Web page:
UTA facilitated the unveiling of Halsey’s first painting, “People Disappear Here,” and the eponymous NFT series in March. The collection included an array of seven NFTs, which grossed more than seven figures total. Each featured a subject from “People Disappear Here” rendered in 3D animation and included the original artwork.

Amid striking deals, unloading Post Malone’s cases of Jäger and having NFTs explained to them, Zedeck, Kirby Yoh and Clayton agreed to answer a few of our questions.  

Given the many changes delivered by 2021, how is the music department currently structured?

DAVID ZEDECK: Sam, Scott and I jointly lead the global music group. Obi Asika and Neil Warnock co-lead our U.K. office and work closely with the three of us. Having co-heads in our Los Angeles, New York and Nashville offices will be extremely beneficial to our strategic growth, and we are continuing to build out a structure that will take advantage of all our strengths.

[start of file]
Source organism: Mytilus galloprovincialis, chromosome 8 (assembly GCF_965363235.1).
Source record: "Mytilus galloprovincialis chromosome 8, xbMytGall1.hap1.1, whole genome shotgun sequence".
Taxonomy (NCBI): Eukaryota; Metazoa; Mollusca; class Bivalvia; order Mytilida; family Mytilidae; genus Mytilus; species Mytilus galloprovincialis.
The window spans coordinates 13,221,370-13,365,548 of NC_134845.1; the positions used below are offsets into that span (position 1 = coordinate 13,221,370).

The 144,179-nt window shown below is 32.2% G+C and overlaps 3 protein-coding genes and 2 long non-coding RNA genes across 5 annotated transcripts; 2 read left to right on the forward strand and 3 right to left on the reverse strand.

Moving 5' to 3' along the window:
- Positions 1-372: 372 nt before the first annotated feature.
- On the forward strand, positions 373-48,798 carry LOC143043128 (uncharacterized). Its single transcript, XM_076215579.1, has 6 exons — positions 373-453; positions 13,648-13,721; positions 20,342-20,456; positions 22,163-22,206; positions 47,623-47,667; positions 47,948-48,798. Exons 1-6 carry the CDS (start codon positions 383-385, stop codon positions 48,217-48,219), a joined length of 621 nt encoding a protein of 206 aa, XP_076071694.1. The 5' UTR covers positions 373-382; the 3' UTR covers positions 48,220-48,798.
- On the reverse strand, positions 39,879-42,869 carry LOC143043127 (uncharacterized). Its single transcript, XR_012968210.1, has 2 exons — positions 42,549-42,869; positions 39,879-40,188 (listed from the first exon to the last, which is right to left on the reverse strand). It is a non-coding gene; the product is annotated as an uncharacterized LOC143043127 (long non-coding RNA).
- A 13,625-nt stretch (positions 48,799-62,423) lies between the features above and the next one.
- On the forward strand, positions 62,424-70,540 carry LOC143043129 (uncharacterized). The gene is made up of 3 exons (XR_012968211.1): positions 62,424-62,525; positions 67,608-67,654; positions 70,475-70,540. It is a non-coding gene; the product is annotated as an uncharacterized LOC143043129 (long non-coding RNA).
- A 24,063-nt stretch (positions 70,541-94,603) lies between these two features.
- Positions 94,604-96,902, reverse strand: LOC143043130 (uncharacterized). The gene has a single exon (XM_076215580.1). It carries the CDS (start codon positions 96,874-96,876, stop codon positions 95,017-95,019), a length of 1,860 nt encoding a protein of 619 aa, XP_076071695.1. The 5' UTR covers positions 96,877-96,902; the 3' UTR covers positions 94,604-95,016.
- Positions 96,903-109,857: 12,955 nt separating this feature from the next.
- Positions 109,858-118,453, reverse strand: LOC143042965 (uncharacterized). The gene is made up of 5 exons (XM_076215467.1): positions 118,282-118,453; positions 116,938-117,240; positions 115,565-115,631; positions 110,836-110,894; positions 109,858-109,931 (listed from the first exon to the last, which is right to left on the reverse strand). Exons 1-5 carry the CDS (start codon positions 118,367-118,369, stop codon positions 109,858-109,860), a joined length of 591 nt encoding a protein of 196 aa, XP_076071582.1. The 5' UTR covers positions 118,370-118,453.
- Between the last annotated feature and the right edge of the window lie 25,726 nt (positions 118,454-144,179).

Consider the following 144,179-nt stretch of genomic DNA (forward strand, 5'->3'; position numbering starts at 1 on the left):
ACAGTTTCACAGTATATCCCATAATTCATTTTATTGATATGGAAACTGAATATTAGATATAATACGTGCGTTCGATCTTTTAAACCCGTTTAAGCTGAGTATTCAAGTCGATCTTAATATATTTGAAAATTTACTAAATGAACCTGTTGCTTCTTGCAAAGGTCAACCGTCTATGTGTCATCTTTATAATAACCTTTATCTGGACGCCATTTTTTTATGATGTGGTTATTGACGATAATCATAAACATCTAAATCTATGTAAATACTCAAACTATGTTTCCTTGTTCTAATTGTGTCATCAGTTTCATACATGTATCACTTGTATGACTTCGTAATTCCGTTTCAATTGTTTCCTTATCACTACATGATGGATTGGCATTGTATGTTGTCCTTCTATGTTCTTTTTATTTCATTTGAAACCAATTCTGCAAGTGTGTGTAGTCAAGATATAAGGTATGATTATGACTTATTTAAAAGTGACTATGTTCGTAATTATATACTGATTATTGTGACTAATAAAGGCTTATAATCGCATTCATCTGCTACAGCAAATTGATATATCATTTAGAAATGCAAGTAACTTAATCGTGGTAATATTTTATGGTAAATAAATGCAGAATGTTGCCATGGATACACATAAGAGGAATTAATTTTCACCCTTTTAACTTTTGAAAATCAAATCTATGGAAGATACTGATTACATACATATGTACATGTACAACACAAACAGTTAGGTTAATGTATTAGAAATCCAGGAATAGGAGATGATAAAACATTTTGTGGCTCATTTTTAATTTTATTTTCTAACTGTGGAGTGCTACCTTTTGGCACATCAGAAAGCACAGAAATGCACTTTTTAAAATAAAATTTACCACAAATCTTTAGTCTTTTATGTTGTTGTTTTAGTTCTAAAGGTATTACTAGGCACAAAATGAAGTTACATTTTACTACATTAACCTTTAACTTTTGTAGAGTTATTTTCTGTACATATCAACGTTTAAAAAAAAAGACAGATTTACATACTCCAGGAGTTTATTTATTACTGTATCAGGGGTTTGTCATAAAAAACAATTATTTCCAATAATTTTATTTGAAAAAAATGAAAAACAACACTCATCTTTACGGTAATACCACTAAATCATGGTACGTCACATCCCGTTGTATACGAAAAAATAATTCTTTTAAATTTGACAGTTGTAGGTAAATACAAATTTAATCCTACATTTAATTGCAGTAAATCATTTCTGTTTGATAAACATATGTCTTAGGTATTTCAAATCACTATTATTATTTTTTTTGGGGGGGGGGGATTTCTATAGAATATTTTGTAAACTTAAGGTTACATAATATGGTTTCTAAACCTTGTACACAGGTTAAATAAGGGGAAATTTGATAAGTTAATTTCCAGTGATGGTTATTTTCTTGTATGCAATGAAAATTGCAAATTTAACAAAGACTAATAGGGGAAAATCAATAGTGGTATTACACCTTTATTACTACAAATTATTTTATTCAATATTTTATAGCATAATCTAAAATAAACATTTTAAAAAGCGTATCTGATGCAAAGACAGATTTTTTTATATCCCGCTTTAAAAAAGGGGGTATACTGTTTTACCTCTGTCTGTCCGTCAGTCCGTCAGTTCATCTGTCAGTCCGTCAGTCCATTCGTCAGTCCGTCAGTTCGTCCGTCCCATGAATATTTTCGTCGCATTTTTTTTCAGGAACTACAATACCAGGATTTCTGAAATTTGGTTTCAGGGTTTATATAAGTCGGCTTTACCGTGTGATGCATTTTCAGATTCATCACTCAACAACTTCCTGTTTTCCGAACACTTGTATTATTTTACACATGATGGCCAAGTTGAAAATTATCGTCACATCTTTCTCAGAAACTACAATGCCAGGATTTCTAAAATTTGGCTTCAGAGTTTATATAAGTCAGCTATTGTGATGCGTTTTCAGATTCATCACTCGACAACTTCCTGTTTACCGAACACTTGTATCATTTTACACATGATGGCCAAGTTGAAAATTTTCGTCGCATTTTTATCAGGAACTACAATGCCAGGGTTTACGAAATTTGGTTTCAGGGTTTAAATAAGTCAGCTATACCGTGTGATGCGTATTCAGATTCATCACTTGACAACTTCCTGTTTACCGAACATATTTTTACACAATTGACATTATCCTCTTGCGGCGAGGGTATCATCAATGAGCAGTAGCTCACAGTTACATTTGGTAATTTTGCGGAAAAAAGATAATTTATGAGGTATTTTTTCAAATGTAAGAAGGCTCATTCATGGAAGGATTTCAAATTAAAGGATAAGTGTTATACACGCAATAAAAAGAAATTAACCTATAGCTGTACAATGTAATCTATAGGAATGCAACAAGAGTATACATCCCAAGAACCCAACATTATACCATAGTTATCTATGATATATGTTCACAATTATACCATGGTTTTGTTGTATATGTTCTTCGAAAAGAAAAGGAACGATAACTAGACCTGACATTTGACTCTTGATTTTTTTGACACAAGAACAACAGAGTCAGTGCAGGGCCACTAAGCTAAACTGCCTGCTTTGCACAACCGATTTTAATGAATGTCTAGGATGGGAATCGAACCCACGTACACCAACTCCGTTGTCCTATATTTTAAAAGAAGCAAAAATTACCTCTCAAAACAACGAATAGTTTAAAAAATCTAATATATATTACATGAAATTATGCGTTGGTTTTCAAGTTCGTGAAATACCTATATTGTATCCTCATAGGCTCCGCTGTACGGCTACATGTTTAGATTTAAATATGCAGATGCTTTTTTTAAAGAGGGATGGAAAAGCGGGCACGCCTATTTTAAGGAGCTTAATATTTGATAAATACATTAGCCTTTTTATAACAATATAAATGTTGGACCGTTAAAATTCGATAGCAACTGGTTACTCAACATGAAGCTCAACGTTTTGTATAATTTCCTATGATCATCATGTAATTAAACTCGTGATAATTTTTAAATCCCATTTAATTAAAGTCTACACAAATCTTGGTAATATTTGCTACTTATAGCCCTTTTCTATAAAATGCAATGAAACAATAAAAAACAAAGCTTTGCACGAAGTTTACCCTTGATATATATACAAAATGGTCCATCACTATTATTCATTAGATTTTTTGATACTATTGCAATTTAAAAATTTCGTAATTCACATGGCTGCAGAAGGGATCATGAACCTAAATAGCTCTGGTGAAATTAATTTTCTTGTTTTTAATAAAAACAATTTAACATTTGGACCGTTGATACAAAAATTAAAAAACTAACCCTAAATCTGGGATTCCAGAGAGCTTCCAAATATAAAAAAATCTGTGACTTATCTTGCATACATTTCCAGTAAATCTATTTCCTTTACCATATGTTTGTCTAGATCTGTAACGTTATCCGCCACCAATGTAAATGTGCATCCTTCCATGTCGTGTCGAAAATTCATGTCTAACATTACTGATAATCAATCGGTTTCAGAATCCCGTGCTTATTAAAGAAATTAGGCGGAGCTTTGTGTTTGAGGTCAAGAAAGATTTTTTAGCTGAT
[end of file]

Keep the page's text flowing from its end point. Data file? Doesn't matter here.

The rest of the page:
Scott, what made you want to join UTA?

SCOTT CLAYTON: The company culture. The pandemic forced us to reexamine our priorities both personally and professionally. I concluded that I wanted to work at a company that has built a positive work culture around transparency with colleagues and clients, one focused on teamwork and having each other’s backs and taking real action towards diversity, equity and inclusion.